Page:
16 Apr 2016

Tech Companies Are Eating the World

It’s well-known that software is eating the world. Not just software, but software built by tech companies as opposed to traditional companies.

When I was growing up, I was told that software is just one industry, and while it can make a word-processor or a search engine, tech companies play in their own domain, like other industries do. Tech companies can’t compete with banks any more than airlines can compete with banks, the conventional wisdom went.

Software was thought to be just an enabler. Any company could use software to make things better for their customers. While that’s true in theory, in practice, old-fashioned companies ended up using software to reinforce their hidebound ways of doing things. Software built by tech companies is so much better that it’s not even a contest. As a result, tech companies are slowly taking over from traditional companies.

For example, WhatsApp has replaced SMS for many of us. That’s a shift in balance of power from Airtel to Facebook.

As another example, banks are being disrupted by Apple Pay and Paytm and Bitcoin, which are built by tech companies, not banks. When a bank uses software, you get Internet banking. When tech companies get into payments, you have genuinely innovative apps like Apple Pay or Paytm.

Transport is being disrupted by Uber and Tesla and Google self-driving cars (disclosure: I work for Google), not by Maruti using software to make their cars better.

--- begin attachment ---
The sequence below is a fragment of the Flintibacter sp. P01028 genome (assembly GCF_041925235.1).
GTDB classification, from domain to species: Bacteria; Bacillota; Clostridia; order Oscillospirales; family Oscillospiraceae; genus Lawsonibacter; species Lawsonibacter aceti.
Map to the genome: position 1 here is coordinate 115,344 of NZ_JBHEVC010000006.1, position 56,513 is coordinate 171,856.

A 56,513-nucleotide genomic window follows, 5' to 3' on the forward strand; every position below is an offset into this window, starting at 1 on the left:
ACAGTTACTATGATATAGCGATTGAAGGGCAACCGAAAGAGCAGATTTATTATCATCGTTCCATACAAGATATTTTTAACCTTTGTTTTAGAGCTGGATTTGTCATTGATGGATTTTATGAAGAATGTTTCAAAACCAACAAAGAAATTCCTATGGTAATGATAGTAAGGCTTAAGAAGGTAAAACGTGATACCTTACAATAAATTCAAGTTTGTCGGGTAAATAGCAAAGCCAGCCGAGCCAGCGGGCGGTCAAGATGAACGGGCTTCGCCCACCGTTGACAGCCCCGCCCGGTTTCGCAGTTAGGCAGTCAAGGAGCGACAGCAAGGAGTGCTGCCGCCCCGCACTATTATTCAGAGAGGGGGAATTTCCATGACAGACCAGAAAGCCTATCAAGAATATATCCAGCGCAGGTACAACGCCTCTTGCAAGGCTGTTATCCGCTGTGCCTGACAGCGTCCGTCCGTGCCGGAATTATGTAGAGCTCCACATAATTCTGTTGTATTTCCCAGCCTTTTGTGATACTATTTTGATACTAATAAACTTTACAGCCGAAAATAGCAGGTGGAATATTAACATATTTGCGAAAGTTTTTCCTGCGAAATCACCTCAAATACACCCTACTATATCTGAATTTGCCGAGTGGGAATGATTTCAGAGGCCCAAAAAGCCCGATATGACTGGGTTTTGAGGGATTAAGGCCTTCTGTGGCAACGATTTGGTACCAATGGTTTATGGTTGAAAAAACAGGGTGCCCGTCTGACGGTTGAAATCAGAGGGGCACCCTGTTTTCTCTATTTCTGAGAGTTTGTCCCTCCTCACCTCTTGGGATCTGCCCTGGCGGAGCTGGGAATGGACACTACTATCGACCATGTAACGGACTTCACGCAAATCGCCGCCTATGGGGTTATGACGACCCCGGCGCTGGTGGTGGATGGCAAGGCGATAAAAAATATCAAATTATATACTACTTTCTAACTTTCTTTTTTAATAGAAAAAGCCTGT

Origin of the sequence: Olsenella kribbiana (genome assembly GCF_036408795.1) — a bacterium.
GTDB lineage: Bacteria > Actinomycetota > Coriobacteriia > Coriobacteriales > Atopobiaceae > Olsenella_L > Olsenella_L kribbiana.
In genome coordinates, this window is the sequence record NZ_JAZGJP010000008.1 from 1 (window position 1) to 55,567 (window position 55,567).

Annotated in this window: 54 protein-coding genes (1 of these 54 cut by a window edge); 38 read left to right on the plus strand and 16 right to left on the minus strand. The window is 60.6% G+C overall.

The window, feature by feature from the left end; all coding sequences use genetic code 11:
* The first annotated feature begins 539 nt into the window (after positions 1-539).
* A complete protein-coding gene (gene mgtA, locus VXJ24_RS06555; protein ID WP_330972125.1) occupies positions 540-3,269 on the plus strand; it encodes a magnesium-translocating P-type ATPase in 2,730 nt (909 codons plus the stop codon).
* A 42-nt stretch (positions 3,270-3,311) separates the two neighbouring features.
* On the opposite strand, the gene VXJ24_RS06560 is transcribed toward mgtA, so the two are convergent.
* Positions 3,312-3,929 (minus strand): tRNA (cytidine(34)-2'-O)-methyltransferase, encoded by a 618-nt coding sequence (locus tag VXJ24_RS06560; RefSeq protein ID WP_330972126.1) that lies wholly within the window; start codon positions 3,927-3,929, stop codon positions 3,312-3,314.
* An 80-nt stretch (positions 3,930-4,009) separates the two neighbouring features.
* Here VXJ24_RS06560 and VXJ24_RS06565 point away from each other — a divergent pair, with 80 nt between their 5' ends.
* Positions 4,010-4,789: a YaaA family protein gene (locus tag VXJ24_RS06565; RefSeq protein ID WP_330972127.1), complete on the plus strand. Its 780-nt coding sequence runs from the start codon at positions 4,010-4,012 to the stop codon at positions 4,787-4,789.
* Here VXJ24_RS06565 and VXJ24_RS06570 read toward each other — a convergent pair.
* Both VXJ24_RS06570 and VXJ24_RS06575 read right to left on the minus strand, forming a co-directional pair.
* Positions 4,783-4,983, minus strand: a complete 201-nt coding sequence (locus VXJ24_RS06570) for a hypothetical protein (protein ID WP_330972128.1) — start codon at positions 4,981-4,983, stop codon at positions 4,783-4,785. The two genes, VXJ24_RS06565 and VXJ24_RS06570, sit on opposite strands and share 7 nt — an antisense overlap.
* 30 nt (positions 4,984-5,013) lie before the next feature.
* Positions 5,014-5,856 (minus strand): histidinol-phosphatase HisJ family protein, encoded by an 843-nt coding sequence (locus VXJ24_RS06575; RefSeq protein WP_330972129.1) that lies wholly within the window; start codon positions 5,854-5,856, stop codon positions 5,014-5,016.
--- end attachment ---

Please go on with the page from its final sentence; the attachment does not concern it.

In all these cases, users are moving from using products or services built by old-fashioned companies to using ones built by tech companies.

In restrospect, what has happened is that when you give software to old-world companies, they merely use it to automate their existing processes, which were created in another age. They can’t think out of the box and attack the problem afresh, starting from a blank slate. Tech companies don’t have a legacy to defend, so they are able to attack the problem from first principles.

Old-world companies also had a monopoly — if Citibank sucks, where will you go? Another equally crappy bank? So, banks and phone companies and taxi companies and other old-world companies have evolved, or rather devolved, to provide as poor service as their competitors as their competitors. It’s a race to the bottom.

Tech companies, by contrast, live in a world where competition is a click away, as Google puts it. There’s no shortage of email providers or social networks or notes apps. If one is mediocre, users use another. This has led tech companies to be intensely competitive and to put the customer first. Google, Facebook, Microsoft and the other tech companies provide awesome service for free, while Airtel and Citibank provide pathetic service while charging users substantial money. What a travesty. The pricing is also complex, with many fees and charges and limits and so on. The pricing is not simple, like paying $100 for 1TB of cloud storage. If Citibank operated Gmail, you’d have an account opening fee, an annual fee, a password fee, and an attachment fee. Search wouldn’t work properly, and you’d have to call up customer service and have a 40-minute conversation at the end of which you’d be told that since you’re not a premium customer, search is limited to only the last week’s email.

Thankfully, as software eats the world, tech companies are replacing old-world customer-hostile companies. The world is getting better. Things are sucking less.

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